As many of you know, Cary Fotias passed away last week. Cary was a friend of mine. In fact, I might not have a career without him. I attended Cary’s memorial service Wednesday night and it was a fitting tribute. So many touching stories were shared by people who knew him from the different worlds he inhabited: his family, bridge, horse racing. Together they created a mosaic of a great man’s life. I sit here Thursday morning, intimidated by the assignment of trying to capture who Cary was through just my experience of him. It won’t match the great colorful range of stories told last night, but I hope it’s one more piece of the mosaic.
I first met Cary ten years ago through a mutual friend, Bill Hohauser. Hohauser was one of Cary’s bridge degenerate friends. He thought I would quickly become one of Cary’s horse racing degenerate friends. Smart guy, that Hohauser. Over time, Cary and I became personal friends as well, meeting up occasionally at Belmont, seeing each other at the Saratoga contest, heading out to Astoria with Susan and Cary’s wonderful wife, Mary, for a fantastic Greek feast.
Minutes into first meeting Cary, I knew I wanted to interview him. I had done few interviews at that point, but I just knew I could get stuff from Cary. You meet a lot of guys at the racetrack who can talk, and who fancy themselves experts in the sport. Cary was different. He was the loudest, brashest talker of them all — but he also really knew his stuff. And best of all, Cary also listened — though maybe not so much during one of his famous rants. But when the time came, he would really listen. Because not only was he the loudest and brashest horseplayer out there, he was also the most friendly and kind.
Like so many people at the track, his opinions were strong and he was convinced he was right, but unlike so many, he truly enjoyed the exchange of ideas. He had a warmth in him that always kept his arguments on the right side of the line. He came close–a couple of his debates with Andy Serling on the old Siro’s show were legendary–but things never got ugly because Cary never took himself, or the game too seriously — he was too busy enjoying life.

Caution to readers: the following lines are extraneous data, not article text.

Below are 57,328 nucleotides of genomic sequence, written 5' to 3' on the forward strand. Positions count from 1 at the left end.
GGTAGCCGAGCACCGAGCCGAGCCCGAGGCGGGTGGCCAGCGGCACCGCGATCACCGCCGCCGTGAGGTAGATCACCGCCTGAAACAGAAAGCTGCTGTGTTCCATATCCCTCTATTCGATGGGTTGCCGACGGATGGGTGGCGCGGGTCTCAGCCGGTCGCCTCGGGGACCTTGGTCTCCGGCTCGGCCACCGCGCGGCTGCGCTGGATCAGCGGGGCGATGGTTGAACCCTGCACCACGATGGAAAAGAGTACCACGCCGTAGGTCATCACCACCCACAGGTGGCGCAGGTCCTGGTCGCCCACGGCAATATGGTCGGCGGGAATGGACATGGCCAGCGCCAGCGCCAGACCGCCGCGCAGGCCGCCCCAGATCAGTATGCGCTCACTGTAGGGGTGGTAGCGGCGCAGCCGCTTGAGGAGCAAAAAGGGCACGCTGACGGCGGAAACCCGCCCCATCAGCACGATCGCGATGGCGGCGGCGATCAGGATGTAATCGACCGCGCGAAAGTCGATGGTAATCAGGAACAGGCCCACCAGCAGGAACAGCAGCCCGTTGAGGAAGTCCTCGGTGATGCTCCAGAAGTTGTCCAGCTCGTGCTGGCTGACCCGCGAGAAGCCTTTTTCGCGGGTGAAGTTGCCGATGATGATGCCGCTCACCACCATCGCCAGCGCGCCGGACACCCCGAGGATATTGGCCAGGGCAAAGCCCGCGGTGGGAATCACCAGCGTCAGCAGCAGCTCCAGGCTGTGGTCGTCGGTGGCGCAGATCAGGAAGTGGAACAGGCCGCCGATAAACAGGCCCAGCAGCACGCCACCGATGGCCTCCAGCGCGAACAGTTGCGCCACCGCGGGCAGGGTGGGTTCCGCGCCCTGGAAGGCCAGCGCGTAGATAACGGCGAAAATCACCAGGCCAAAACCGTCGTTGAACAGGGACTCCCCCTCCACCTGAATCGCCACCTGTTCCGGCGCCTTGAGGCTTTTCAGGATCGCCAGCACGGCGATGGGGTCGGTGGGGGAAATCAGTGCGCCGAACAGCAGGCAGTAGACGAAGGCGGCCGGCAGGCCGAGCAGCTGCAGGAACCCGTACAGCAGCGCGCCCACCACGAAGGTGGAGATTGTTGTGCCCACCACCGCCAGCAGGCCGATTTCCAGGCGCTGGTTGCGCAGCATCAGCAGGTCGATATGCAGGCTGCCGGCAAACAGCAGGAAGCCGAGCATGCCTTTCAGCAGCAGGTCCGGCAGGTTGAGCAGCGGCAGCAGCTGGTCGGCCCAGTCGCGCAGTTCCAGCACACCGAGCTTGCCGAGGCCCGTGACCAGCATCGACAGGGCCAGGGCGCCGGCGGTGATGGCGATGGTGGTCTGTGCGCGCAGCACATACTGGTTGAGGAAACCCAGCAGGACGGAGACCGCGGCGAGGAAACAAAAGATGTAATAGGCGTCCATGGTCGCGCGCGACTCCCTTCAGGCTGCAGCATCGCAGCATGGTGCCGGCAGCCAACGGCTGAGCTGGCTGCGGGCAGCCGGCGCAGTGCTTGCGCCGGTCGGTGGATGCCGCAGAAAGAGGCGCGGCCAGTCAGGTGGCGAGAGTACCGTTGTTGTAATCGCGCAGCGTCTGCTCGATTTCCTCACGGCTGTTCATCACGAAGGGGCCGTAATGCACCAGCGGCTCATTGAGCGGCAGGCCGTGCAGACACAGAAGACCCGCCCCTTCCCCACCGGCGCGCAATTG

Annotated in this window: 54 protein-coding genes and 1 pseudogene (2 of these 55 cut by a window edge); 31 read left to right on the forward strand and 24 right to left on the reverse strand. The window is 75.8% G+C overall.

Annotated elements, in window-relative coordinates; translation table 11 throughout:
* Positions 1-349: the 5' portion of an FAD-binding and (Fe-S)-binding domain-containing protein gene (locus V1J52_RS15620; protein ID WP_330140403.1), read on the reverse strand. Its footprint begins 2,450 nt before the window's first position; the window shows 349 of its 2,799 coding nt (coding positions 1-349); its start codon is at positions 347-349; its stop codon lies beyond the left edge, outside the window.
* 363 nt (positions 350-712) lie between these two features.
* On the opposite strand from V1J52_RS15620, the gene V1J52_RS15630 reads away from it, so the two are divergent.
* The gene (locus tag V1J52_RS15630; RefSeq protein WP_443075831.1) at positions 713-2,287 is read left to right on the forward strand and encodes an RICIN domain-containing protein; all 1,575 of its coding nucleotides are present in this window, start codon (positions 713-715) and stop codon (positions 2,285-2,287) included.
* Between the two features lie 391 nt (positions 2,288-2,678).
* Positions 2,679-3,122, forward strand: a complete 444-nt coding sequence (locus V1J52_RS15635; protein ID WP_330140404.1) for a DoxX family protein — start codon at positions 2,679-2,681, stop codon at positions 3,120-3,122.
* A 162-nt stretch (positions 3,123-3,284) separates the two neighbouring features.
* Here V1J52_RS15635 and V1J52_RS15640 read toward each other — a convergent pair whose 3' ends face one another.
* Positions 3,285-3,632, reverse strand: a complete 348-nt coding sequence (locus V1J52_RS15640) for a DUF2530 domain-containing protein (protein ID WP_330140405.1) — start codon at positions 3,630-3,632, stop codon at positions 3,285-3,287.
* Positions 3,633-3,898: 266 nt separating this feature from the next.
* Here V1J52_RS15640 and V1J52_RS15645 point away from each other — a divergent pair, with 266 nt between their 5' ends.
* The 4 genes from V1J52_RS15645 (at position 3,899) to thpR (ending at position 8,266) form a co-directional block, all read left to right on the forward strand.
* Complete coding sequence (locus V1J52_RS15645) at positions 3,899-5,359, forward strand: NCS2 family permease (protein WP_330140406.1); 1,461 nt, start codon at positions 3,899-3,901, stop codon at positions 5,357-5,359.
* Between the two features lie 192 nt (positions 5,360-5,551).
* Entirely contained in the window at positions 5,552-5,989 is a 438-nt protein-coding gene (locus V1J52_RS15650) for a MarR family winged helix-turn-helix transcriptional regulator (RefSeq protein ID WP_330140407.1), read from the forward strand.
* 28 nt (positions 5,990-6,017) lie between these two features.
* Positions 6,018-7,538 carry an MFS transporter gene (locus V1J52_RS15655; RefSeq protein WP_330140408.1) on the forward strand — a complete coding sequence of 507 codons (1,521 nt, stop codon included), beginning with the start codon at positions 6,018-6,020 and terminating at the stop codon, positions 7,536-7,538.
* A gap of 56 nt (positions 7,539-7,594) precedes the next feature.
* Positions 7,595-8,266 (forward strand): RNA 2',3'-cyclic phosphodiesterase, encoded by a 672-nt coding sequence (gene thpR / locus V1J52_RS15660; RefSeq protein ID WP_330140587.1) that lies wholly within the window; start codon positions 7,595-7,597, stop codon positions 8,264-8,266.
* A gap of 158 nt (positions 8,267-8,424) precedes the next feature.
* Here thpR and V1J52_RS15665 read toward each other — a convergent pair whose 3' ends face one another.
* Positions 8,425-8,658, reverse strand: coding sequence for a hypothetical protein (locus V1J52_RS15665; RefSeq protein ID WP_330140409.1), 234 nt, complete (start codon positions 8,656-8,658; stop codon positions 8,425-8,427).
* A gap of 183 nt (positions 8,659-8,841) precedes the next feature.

Eventually, I did interview Cary and it went really well. He had all kinds of stories: About using the Kelso-Class Calculator to make bets at Detroit Race Course back in ’68. His journey through the best handicapping books: Ainslie, Fabricand, Beyer. His discovery of the Sheet methodology back at the Inside Track OTB parlor in the mid 1980s. Founding his own company, Equiform, where he took the cutting edge work of pace handicappers and combined it with the form cycle/condition approach of the Sheet guys. He was passionate about his work as a horseplayer advocate via the NTRA players’ panel and later HANA. Cary was a champion of lower takeout and a reform of the tax code that punishes you for cashing a ticket now and again. Oh, and there was a lot of stuff in there about the full puissance of the 1961 Detroit Tigers.
Some big players can watch a race with $1,000 or more on, they hit the wire, you don’t know whether they won or lost. Just another bet in a series of bets. Not so Cary. Of all the professional bettors I’ve met, Cary rooted the hardest for his horses. It’s not that he was prone to tilt — he certainly understood that it’s all one long game. I think he just considered yelling at the screen one of the perquisites of being in the business. I loved it.
The guy was so interesting that I became convinced I could do a book that consisted entirely of interviews with professional gamblers and the traits that united them. I enlisted Frank Scatoni’s help and we sold SIX SECRETS OF SUCCESSFUL BETTORS to The Daily Racing Form. As I’ve written many times before, the process of doing that book was like getting a PhD in betting. I’ve been writing about — and betting successfully on — horse racing and sports ever since. In a sense, that’s all because of Cary.
And Cary had a lot to teach as well. He was an intellectual without being a snob; didactic without being pedantic. I actually remember the very first thought experiment he gave me, right during that first interview. He said, “If somebody put a gun to your head and forced you to bet $10,000 on a roulette wheel over a 24-hour period, and you had to win to survive, what would you do?” I stared at him, afraid to answer. He assured me, “There is a right answer.” I thought about it, but then he took pity on me and gave me the answer, “You’d bet it all on the first spin. Over time, the house take will grind you out. Your best chance to survive is just to go all in.” Not only was Cary mathematically correct but there’s a real lesson in those words. Cary Fotias was a man who lived life all in.
PLAY OF THE DAY:
I’m going to try to get back on the good foot with a simple $100 win bet on #5 PRESUMPTIVE in Race 8. I believe there should be enough speed to set up his late run and think he’s fast enough and in form. Nothing too clever here, just seems a likely winner who will be an OK price.
MEET TO DATE RESULTS: Up $70.